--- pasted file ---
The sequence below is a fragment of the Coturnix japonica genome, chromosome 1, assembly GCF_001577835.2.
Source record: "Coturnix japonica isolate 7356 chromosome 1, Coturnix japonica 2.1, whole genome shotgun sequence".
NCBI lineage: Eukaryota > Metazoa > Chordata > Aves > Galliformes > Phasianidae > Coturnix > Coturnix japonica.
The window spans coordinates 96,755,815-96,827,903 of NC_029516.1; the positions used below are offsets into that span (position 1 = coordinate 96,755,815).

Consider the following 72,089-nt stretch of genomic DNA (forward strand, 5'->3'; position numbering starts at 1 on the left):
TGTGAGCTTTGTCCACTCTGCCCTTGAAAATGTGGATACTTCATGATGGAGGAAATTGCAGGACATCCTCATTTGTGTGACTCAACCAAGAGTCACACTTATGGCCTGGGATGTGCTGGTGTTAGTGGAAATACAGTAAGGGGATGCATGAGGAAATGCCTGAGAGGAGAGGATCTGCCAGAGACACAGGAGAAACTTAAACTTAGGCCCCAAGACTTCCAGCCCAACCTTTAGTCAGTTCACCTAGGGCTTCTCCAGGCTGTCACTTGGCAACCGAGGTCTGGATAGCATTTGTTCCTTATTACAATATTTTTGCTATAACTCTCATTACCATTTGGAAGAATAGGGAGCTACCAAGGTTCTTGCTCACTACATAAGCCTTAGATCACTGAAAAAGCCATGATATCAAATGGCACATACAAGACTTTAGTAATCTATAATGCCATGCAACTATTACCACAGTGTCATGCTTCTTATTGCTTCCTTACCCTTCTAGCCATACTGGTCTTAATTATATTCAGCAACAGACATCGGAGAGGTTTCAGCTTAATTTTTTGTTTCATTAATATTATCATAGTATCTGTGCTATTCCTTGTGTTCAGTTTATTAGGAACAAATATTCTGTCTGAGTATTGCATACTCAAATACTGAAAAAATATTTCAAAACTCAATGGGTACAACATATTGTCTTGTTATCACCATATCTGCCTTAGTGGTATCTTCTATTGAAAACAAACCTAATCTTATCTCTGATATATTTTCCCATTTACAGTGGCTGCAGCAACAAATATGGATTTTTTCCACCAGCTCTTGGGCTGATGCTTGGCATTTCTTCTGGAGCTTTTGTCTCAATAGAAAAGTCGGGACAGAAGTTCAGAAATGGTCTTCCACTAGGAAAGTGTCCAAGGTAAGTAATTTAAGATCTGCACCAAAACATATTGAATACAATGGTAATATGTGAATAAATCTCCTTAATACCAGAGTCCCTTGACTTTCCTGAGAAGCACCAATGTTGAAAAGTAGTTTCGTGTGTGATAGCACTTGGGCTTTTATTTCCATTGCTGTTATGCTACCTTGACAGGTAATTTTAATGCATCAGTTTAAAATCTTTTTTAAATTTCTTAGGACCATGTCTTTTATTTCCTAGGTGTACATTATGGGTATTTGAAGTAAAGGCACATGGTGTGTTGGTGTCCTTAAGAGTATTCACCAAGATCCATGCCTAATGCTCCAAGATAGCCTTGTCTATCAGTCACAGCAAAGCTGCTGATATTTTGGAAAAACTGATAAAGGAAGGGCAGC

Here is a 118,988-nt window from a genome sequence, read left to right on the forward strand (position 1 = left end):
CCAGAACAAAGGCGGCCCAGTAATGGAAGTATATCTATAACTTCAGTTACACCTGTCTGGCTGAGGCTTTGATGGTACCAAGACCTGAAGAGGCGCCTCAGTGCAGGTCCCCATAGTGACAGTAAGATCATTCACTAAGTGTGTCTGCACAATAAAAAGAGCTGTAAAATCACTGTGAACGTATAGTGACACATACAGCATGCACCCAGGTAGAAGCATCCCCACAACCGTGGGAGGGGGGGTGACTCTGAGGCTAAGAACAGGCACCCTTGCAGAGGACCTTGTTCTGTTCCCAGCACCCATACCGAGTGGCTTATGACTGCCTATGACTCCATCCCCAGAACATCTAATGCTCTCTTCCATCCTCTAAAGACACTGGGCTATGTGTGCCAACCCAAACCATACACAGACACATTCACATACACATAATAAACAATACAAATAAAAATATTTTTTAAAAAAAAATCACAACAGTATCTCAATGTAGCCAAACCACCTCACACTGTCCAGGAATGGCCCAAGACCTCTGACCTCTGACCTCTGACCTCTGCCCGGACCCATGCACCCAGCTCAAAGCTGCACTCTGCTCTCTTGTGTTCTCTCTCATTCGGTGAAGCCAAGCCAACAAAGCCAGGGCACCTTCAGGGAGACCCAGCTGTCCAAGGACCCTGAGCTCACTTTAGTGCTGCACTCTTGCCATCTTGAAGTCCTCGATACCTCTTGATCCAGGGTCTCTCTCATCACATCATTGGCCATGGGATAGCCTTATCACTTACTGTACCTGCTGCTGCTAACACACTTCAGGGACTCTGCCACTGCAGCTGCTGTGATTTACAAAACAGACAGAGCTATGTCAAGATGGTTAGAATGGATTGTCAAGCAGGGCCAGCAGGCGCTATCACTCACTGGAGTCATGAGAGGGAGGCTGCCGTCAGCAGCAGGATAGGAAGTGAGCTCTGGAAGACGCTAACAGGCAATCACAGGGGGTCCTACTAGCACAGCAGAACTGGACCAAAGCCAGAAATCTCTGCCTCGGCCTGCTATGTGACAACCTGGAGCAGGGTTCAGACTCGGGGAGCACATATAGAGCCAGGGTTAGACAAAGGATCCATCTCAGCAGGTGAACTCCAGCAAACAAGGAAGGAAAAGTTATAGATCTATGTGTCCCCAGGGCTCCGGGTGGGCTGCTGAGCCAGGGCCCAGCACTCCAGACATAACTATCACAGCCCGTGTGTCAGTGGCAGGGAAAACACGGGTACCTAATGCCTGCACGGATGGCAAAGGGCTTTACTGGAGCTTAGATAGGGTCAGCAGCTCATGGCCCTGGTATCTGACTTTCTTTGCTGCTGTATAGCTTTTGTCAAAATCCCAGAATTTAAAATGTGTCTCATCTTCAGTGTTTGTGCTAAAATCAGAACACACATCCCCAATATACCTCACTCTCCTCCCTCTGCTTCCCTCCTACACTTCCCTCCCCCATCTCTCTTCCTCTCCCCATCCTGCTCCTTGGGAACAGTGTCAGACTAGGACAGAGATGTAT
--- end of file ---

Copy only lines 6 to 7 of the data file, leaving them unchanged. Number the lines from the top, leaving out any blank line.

TGTGAGCTTTGTCCACTCTGCCCTTGAAAATGTGGATACTTCATGATGGAGGAAATTGCAGGACATCCTCATTTGTGTGACTCAACCAAGAGTCACACTTATGGCCTGGGATGTGCTGGTGTTAGTGGAAATACAGTAAGGGGATGCATGAGGAAATGCCTGAGAGGAGAGGATCTGCCAGAGACACAGGAGAAACTTAAACTTAGGCCCCAAGACTTCCAGCCCAACCTTTAGTCAGTTCACCTAGGGCTTCTCCAGGCTGTCACTTGGCAACCGAGGTCTGGATAGCATTTGTTCCTTATTACAATATTTTTGCTATAACTCTCATTACCATTTGGAAGAATAGGGAGCTACCAAGGTTCTTGCTCACTACATAAGCCTTAGATCACTGAAAAAGCCATGATATCAAATGGCACATACAAGACTTTAGTAATCTATAATGCCATGCAACTATTACCACAGTGTCATGCTTCTTATTGCTTCCTTACCCTTCTAGCCATACTGGTCTTAATTATATTCAGCAACAGACATCGGAGAGGTTTCAGCTTAATTTTTTGTTTCATTAATATTATCATAGTATCTGTGCTATTCCTTGTGTTCAGTTTATTAGGAACAAATATTCTGTCTGAGTATTGCATACTCAAATACTGAAAAAATATTTCAAAACTCAATGGGTACAACATATTGTCTTGTTATCACCATATCTGCCTTAGTGGTATCTTCTATTGAAAACAAACCTAATCTTATCTCTGATATATTTTCCCATTTACAGTGGCTGCAGCAACAAATATGGATTTTTTCCACCAGCTCTTGGGCTGATGCTTGGCATTTCTTCTGGAGCTTTTGTCTCAATAGAAAAGTCGGGACAGAAGTTCAGAAATGGTCTTCCACTAGGAAAGTGTCCAAGGTAAGTAATTTAAGATCTGCACCAAAACATATTGAATACAATGGTAATATGTGAATAAATCTCCTTAATACCAGAGTCCCTTGACTTTCCTGAGAAGCACCAATGTTGAAAAGTAGTTTCGTGTGTGATAGCACTTGGGCTTTTATTTCCATTGCTGTTATGCTACCTTGACAGGTAATTTTAATGCATCAGTTTAAAATCTTTTTTAAATTTCTTAGGACCATGTCTTTTATTTCCTAGGTGTACATTATGGGTATTTGAAGTAAAGGCACATGGTGTGTTGGTGTCCTTAAGAGTATTCACCAAGATCCATGCCTAATGCTCCAAGATAGCCTTGTCTATCAGTCACAGCAAAGCTGCTGATATTTTGGAAAAACTGATAAAGGAAGGGCAGC

Here is a 118,988-nt window from a genome sequence, read left to right on the forward strand (position 1 = left end):